An Ideal Husband

Front Cover
Courier Corporation, Feb 1, 2001 - Drama - 78 pages
261 Reviews

Although Oscar Wilde (1854–1900) created a wide range of poetry, essays, and fairy tales (and one novel) in his brief, tragic life, he is perhaps best known as a dramatist. His witty, clever drama, populated by brilliant talkers skilled in the art of riposte and paradox, are still staples of the theatrical repertoire.
An Ideal Husband revolves around a blackmail scheme that forces a married couple to reexamine their moral standards — providing, along the way, a wry commentary on the rarity of politicians who can claim to be ethically pure. A supporting cast of young lovers, society matrons, an overbearing father, and a formidable femme fatale continually exchange sparkling repartee, keeping the play moving at a lively pace.
ike most of Wilde's plays, this scintillating drawing-room comedy is wise, well-constructed, and deeply satisfying. An instant success at its 1895 debut, the play continues to delight audiences over one hundred years later. An Ideal Husband is a must-read for Wilde fans, students of English literature, and anyone delighted by wit, urbanity, and timeless sophistication.


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As always brilliant writing and a very clever plot. - Goodreads
Pretty disappointed in the ending. - Goodreads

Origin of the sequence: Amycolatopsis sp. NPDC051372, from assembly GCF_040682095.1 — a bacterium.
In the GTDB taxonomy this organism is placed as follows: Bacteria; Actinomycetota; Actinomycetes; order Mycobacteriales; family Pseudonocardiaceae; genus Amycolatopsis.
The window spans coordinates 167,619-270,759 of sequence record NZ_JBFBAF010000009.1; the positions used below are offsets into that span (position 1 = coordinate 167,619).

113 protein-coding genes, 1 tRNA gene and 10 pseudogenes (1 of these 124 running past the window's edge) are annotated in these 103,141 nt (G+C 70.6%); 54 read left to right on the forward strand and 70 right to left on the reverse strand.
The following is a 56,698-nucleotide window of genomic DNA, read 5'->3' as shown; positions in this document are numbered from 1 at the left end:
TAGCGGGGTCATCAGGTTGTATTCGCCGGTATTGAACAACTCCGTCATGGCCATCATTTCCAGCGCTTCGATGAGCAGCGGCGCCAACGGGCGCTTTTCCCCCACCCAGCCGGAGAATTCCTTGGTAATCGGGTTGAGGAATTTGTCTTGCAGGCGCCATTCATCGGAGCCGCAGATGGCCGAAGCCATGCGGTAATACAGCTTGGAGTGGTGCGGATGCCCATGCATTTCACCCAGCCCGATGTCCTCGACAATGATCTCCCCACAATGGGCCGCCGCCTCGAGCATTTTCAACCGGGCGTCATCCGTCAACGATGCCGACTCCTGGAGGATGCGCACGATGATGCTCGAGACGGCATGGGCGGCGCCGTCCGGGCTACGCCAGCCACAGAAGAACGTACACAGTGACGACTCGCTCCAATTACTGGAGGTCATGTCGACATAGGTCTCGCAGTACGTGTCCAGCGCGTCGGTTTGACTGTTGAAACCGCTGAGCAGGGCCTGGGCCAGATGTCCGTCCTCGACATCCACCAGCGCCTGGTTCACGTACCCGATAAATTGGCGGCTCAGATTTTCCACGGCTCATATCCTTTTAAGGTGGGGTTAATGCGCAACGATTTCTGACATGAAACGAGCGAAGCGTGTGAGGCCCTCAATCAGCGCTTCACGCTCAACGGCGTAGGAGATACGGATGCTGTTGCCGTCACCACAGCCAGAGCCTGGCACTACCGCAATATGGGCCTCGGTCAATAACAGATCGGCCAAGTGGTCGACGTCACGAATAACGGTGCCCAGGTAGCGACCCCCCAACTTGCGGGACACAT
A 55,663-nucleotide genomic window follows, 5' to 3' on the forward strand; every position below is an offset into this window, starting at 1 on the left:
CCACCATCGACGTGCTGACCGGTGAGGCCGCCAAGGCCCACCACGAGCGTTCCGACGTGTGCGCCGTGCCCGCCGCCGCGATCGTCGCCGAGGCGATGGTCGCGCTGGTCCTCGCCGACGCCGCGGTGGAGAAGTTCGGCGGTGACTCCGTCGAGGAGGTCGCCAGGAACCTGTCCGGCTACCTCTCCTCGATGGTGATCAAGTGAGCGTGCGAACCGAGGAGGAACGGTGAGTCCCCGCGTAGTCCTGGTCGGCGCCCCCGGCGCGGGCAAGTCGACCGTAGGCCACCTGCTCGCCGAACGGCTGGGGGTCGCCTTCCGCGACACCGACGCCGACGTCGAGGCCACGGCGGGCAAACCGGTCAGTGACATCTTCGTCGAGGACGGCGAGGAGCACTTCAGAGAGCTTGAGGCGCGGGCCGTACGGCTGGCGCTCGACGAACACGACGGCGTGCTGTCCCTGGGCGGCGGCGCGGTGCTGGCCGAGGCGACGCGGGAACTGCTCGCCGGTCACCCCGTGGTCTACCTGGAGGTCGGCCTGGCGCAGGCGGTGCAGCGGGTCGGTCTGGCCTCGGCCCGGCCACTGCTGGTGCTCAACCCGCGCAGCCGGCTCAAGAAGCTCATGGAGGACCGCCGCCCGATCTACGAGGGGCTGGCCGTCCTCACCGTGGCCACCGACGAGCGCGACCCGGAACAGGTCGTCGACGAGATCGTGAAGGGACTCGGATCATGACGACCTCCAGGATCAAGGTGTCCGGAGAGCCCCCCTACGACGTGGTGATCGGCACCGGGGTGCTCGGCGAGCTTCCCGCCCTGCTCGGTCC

Incredible wit and insight. - Goodreads
Overall, fun story, great plot. - Goodreads
Research: Knowledge/Power - Goodreads
Amidst all the banter, the anguish of - Goodreads

Review: An Ideal Husband

User Review  - Caroline Scarbrough - Goodreads

I did Mabel's monologue about being proposed to in hopes of winning a theatre scholarship and I won! As always, Sir Wilde amazes me and the things he gets away with? Sometimes without anyone noticing? Priceless. Read full review

Review: An Ideal Husband

User Review  - Janey - Goodreads

I haven't read a play in years. Loved this as it was witty, fast-moving and enjoyable to read. Of course, it's Oscar Wilde. Read full review

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About the author (2001)

Poet and playwright Oscar Wilde (1854–1900) remains best known for his comedies of the 1890s, including The Importance of Being Earnest, and for his tragic imprisonment and untimely death.

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